258 HAMILTON AVENUE
In June of 1893, George Schmidt purchased lots 5 and 6 of the McClure's Linden Addition. In 1901, he had borrowed $1,000 for the property, likely to build his house on lot 6, later known as 258 Hamilton Avenue. In the 1900 Elgin City Directory, Schmidt is listed at 217 Mountain Street, by the 1903 Directory, he is shown at 258 Hamilton.
Schmidt was a German immigrant and son of Caspar Schmidt who founded Elgin Butter Tub Company in 1892. Because of Elgin's dominance in the dairy industry, it also found footholds in many other associated businesses. The Elgin Butter Tub Company made the wooden tubs which were packed with butter and sold to grocers. After a strike at a rival manufacturer left many workers without jobs, they formed the Elgin Cooperative Butter Tub Company and elected Caspar Schmidt as its president in 1896. The butter tubs came in various sizes and were known as "Schmidtubs." Demand for Schmidtubs gradually decreased with the last one made in 1945.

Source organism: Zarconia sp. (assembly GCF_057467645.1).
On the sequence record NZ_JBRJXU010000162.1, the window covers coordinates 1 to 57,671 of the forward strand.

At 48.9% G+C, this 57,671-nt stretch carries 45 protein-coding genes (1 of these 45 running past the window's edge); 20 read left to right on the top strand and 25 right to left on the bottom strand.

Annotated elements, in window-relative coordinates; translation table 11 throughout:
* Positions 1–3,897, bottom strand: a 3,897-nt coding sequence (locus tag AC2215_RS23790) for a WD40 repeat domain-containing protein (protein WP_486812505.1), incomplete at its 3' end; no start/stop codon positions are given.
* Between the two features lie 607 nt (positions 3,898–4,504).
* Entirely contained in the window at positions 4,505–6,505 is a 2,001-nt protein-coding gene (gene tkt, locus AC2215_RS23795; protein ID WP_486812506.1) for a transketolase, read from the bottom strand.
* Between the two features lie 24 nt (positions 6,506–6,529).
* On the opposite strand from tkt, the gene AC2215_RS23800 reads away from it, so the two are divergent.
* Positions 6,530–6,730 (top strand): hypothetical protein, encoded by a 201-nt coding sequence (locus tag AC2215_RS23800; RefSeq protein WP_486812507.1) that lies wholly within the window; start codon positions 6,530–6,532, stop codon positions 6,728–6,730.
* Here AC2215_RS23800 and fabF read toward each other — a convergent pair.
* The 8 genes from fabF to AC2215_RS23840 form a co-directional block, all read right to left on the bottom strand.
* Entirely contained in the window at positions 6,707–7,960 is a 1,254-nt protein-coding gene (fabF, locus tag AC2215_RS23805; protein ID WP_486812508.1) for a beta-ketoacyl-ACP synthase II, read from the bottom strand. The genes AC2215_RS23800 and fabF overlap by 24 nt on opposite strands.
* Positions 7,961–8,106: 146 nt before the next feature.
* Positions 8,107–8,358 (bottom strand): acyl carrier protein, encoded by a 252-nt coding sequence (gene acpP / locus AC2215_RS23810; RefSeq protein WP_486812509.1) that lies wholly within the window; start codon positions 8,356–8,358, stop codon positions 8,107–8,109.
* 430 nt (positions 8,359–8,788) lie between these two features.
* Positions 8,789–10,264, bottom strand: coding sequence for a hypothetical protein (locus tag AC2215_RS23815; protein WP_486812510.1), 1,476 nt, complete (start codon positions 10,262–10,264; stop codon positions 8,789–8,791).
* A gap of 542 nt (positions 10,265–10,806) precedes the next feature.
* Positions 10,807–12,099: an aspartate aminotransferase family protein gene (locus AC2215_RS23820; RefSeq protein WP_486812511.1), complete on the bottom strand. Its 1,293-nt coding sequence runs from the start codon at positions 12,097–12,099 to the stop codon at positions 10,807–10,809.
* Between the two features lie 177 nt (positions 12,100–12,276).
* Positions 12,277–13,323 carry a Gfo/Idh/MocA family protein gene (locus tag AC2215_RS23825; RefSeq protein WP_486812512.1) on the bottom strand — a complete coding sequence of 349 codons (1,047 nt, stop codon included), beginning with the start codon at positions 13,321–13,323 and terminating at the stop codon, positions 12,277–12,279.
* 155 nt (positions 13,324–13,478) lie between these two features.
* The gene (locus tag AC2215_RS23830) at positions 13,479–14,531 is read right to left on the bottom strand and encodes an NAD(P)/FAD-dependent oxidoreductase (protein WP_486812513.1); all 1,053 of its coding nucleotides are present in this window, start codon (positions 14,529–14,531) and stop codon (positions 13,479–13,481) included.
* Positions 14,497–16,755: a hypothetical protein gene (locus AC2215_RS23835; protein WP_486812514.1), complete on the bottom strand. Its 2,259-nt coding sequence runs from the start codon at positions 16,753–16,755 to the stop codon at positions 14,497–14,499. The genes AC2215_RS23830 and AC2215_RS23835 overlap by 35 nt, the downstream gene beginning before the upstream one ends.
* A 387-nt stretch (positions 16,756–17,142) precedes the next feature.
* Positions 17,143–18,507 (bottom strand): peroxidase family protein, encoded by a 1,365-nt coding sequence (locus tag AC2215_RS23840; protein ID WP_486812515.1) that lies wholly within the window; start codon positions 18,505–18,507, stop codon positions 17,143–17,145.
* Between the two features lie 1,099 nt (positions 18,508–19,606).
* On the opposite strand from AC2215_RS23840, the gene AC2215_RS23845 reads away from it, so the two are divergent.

When Caspar passed away in 1914, George took his place and ran the company for 24 years until his own passing in 1938. George's wife, Anna, continued to live in the home at 258 Hamilton for another 10 years before selling it in 1948.
In 1955, the Magowan family bought the home. Donald Magowan was the district engineer for the State Department of Public Works and Buildings, Division of Highways.
258 Hamilton is an example of the Free Classic Queen Anne style. Free Classic detail is found in late Queen Anne's in the late 1800s, early 1900s. It demonstrates the gradual move away from highly ornate Queen Anne's of the height of the Victorian era. Free Classic elements seen on 258 Hamilton are the tapered square porch supports, Palladian window in the roof gable, the decorative shingles in the gables and the asymmetry. The narrow, horizontal wall cladding appears to be original and wraps around the home.
Sources: 2003 Heritage Plaque Application; Audio: TextAloud